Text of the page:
The incidence of women of reproductive age filling scripts for ADHD medicines has soared, up to 700% in one age group
The US Centers for Disease Control and Prevention have expressed concern at the skyrocketing incidence of ADHD medicine use in younger women, warning that a focus is needed on safely treating the condition before and during pregnancy.
The number of privately insured US women aged between 15 and 44 who filled a script for a medicine to treat ADHD increased by 344% between 2003 and 2015, according to a report in the CDC’s Morbidity and Mortality Weekly Report.
This growth was even higher in some cohorts: in the 25-29 year old age group, ADHD medicine use increased by 700%, and among women aged 30 to 34, by 560%.
To get the figures, researchers examined private insurance claims for 2.3 million to 6.8 million women aged 15 to 44, over the years 2003 to 2015 (the median sample was 4.6 million women per year).
They found that the proportion of women filling scripts for ADHD medicines rose from 0.9% of women in 2003 to 4% of women in 2015.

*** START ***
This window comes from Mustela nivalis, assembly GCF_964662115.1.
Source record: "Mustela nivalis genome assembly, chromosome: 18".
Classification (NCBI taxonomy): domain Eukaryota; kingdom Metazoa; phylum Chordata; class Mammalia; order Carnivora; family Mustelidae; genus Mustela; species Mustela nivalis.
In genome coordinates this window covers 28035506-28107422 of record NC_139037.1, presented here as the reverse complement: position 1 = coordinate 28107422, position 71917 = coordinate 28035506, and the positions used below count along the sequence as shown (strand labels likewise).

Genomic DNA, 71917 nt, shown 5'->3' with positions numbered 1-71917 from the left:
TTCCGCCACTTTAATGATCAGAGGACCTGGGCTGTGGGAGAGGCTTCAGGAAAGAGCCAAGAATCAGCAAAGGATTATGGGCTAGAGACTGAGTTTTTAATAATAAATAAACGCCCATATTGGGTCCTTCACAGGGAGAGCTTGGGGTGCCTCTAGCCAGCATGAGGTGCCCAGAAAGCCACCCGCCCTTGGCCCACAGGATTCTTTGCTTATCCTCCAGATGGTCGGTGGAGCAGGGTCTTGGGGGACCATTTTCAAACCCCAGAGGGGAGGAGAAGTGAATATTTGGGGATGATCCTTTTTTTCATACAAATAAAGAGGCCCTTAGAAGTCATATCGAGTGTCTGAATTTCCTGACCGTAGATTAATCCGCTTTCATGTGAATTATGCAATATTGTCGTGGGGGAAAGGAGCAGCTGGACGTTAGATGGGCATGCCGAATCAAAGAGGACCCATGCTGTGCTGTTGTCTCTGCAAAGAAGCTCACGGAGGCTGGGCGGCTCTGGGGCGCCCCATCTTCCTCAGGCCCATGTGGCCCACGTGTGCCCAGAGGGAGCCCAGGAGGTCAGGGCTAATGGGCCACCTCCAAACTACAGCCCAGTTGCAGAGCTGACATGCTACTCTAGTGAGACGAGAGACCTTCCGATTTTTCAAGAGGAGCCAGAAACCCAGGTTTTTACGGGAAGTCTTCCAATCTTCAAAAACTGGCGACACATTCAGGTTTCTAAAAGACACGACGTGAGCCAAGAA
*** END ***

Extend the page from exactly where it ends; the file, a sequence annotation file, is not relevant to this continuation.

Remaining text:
In 2015, the most commonly filled ADHD medicines among women were mixed amphetamine salts (Adderall), lisdexamfetamine (Vyvanse) and methylphenidate (Ritalin).
However, the CDC notes that little information is available about the safety of taking ADHD medicines during pregnancy, and warns that more research is needed so that women with ADHD and their health care providers can weigh the risks and benefits of continuing treatment during pregnancy.
“Half of all pregnancies in the United States are unplanned, and women may be taking prescription medicine early in pregnancy before they know they are pregnant,” says Coleen Boyle, Ph.D., M.S.Hyg., director, CDC’s National Center on Birth Defects and Developmental Disabilities.
“Early pregnancy is a critical time for the developing baby. We need to better understand the safest ways to treat ADHD before and during pregnancy.”